On page 13 of Men & Magic, it says:
The referee may allow players to designate one relative of his character to inherit his possessions if for any reason the participnt unexpectedly disappears, or with or without “death” being positively established, for a period of one game month, let us say. […] If the character returns, he takes possession of his estate once more (referee’s option as to willingness of the relative to give it up) but must pay an additional 10% tax in order to regain his own. Optionally the relative may be allowed to stay on as a non-player character in the service of the player-character. Loyalty of the relative in such a circumstance would be at a penalty of from 0 to -6, and he would possibly intrigue to regain control. Characters without a relative will lose all their possession should they disappear and not return before whatever period is designated as establishing death.
Willing possession to a new, related character became a familiar part of later D&D as a way to give a player’s new character a little boost after his old one died, but the “unexpectedly disappears” bit strikes me a strange. The soap operatic return of a character believed dead is even odder. I suspect that the intention with this rule has more to do with the disappearance of a player that the disappearance of a character.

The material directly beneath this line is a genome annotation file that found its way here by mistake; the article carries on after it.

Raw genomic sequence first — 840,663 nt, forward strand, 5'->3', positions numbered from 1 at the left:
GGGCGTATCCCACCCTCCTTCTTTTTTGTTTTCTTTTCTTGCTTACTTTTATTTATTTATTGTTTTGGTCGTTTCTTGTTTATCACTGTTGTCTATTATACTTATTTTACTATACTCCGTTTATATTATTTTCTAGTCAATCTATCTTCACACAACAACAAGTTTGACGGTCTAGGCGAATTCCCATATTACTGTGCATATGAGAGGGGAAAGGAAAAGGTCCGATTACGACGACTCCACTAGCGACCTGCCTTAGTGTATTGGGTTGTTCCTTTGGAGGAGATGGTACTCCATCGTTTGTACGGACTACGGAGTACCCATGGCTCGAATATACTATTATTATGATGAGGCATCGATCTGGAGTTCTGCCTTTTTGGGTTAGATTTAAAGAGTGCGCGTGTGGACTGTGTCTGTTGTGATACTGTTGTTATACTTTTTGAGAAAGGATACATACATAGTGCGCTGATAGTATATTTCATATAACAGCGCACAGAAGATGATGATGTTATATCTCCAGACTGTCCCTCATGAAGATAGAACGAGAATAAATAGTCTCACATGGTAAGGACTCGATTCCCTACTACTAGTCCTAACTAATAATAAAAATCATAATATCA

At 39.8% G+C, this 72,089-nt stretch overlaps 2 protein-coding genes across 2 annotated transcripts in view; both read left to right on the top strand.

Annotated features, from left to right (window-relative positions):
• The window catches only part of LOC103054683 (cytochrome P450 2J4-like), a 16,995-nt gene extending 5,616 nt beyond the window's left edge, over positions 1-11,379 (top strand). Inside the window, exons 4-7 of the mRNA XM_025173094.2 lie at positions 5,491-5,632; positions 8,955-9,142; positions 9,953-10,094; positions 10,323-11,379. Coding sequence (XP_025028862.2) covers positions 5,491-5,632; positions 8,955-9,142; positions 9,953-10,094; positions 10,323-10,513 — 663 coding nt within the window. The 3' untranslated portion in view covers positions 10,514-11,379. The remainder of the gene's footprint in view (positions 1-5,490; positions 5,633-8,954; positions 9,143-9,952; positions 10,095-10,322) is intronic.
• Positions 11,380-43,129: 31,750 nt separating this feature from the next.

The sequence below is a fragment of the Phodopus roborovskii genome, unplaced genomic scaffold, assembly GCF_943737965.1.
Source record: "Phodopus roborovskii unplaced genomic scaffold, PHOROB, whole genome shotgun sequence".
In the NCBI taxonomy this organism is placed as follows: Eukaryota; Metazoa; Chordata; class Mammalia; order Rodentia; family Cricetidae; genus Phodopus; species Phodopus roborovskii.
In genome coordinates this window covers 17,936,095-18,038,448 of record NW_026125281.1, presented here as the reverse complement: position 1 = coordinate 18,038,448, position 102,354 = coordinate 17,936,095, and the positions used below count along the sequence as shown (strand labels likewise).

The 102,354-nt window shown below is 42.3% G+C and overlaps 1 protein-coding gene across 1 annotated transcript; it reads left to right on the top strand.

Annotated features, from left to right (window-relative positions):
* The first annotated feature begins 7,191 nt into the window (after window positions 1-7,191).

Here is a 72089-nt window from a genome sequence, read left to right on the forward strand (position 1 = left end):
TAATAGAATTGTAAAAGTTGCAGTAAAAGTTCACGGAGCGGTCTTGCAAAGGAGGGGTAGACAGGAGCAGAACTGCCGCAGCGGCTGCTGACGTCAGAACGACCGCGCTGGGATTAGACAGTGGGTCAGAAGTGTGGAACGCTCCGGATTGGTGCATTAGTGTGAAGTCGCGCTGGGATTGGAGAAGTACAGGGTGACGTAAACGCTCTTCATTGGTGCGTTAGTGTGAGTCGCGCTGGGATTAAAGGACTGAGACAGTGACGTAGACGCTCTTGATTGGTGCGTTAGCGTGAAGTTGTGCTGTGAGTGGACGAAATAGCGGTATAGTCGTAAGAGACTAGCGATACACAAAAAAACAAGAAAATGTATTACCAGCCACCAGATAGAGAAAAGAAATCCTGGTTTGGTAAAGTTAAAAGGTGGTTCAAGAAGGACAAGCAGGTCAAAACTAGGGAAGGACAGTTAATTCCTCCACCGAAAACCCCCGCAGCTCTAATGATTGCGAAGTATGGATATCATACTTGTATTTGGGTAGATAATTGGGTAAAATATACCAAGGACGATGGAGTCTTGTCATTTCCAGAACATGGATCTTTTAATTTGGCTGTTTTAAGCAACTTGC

When you have, as Men & Magic says, up to fifty(!) players rotating in and out of a campaign, it’s inevitable that a few of those people will drop out of the game, and that they may or may not eventually return. What happens to their character? What happens to the juicy and important treasure maps in that character’s possession? Declare the character dead, and give all his stuff to a new character controlled by a player who can show up for a game once in a while. If the truant player later returns to the campaign, then you have the possibility of intrigue between the characters.
I wonder how this would work in practice. When declaring a relative, would the player prearrange matters with another player in the event he missed a few games, or would the DM accumulate a collection of relative NPC’s he could dole out to any player whose character died? (This is one of those things where it’s difficult for me to gauge whether this interpretation was already obvious to everyone except me, or if I’m just completely misreading it.)